So to conclude the assembly phase, the miniatures are good quality and the casted details are deep enough to make the painting easy using washes or drybrushing. There are some issues such as the mouldlines and the sprue vents but those are minor compared with the ease of assembly thanks to the numbered parts and the good quality of the plastic. Was happily surprised with the possible poses and the speed in which I managed to assemble the miniatures as shown below.

The Scale Comparison

In the pictures below I have added some miniatures from other well-known miniature companies such as Warlord Games, Perry Miniatures and Wargames Foundry along with the new Wargames Atlantic Afghan Warriors. Note that the Warlord Games Zulu has his plastic base removed so he's a bit taller than shown compared with the other still plastic based miniatures. Looking at the overall pictures these new miniatures are quite usable with all the shown brands as the size is comparable within these brands.

I have tried to compare the miniatures with other companies that also produce miniatures for this period so the included ranges are Wargames Foundry Anglo-Sikh Wars, Anglo-Afghan Wars and Indian Mutiny. For Perry Miniatures I included their Anglo-Zulu War plastic British miniatures which are the same size as their other British Infantry kit for Afghanistan and Sudan. Also included is the Warlord Games Zulu to give a better idea of their size compared to the large Warlord Games plastic ranges although not much figures are available for this period for so far that I'm aware of in those ranges. So as you can see these new miniatures are non-heroic 28mm miniatures so scaled for historical ranges and not the larger 28mm heroic miniatures ranges such as from Games Workshop to name the leading company in that scale. Although their newer releases are even bigger but just to give you an idea on compatibility for conversion purposes.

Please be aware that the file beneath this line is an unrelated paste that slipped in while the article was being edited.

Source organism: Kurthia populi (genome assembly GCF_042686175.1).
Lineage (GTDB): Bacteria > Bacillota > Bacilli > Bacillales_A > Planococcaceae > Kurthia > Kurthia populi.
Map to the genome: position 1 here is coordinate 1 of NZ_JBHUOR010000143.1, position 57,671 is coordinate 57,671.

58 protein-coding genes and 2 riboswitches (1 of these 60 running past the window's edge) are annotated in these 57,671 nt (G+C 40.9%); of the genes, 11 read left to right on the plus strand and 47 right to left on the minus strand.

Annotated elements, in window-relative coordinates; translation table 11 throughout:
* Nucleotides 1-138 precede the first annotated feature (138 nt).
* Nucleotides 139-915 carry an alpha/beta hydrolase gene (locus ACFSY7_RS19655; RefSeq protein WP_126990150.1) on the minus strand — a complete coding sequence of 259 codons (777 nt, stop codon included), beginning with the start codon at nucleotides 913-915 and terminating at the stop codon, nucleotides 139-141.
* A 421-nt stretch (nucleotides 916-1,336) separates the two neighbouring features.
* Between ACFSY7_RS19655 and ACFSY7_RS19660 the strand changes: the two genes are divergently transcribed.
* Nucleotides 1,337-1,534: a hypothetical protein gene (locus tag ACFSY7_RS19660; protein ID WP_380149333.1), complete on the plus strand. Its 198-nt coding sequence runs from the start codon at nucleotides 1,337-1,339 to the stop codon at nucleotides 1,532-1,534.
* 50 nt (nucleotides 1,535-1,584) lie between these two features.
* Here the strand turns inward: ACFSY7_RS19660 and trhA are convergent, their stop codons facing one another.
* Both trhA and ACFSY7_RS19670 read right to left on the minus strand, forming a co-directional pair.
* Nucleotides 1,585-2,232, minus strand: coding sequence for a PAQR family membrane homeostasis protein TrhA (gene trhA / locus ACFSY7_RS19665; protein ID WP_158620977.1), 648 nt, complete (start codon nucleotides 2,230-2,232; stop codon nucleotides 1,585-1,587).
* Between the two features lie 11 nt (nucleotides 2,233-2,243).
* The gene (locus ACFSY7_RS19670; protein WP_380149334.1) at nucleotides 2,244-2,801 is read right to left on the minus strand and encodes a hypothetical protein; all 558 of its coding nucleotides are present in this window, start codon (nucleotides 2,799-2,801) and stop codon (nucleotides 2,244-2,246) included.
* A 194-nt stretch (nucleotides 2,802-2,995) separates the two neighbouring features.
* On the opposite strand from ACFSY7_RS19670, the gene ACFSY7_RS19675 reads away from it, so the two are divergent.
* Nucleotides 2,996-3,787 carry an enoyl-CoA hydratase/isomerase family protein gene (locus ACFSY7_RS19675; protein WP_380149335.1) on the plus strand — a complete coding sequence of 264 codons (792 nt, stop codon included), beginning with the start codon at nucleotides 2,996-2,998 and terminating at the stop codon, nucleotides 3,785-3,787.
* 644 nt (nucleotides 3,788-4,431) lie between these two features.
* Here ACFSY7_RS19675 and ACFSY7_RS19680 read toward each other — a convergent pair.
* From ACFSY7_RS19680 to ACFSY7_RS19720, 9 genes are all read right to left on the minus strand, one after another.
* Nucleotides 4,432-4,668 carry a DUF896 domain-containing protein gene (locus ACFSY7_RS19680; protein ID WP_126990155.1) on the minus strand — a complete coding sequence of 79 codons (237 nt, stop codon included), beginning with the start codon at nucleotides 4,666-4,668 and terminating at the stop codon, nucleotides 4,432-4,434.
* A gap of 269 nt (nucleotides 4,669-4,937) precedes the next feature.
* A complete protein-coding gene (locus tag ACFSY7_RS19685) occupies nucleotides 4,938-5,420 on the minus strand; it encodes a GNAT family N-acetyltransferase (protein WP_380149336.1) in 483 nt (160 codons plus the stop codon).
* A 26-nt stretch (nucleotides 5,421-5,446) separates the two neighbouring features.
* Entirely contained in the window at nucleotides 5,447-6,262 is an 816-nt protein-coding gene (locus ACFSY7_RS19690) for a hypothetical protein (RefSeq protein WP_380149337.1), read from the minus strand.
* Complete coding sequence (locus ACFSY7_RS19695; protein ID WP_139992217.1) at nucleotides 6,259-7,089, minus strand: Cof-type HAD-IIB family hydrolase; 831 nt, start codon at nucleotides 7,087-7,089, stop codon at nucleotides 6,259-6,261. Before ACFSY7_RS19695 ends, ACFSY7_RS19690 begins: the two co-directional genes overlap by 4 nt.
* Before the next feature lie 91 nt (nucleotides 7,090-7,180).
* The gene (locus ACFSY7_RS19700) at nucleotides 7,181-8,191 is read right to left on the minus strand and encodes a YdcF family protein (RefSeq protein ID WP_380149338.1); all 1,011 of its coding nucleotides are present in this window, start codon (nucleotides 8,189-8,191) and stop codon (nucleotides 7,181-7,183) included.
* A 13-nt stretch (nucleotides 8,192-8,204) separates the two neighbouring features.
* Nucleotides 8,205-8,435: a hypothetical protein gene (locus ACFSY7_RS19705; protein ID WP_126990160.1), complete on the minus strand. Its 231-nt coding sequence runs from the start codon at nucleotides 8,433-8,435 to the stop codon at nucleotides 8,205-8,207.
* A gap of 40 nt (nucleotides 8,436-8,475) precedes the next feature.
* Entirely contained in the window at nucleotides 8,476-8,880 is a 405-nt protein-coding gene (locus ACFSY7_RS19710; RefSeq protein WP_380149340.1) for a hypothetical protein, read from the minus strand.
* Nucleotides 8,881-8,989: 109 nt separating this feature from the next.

The Conclusion

This first model kit for the Imperial Conquests: Battles in the Age of Empire 1815-1914 miniature range is most certainly very useful as these warriors have only been available in more expensive metal up till now. These hard-plastic multi-part miniatures can be fielded as Afghan Warriors for the above mentionned period but can easily be used as conversion material for other periods and uses.

Next to their original role I can see these miniatures being used to represent for example Indian Mutineers during The Indian Mutiny, Sikh Irregulars during the Anglo-Sikh Wars, Baluchi Mercenaries in Africa and India, Bashi Bazouk for the Mahdist War, Jazz Age Afghan Warriors, and Modern Insurgents with some minor conversions and addition of other model kit parts such as heads and weapons.

The quality and price of these miniatures is good, with one boxed set containing 40 hard-plastic multi-part miniatures retailing for £25.00 with further discounts for larger amounts of boxed sets. I can see these miniatures being very popular due to their affordability and usefulness for plenty of different settings and periods. You can buy these miniatures directly from Wargames Atlantic or from other distributors and retailers worldwide. Picture of the painted miniatures below taken from Wargames Atlantic.

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Disclaimer - We received these miniatures from Wargames Atlantic for reviewing purposes. Please note that this doesn't influence our review as we always strive to supply you with our own independent and honest opinion about the wargame products reviewed.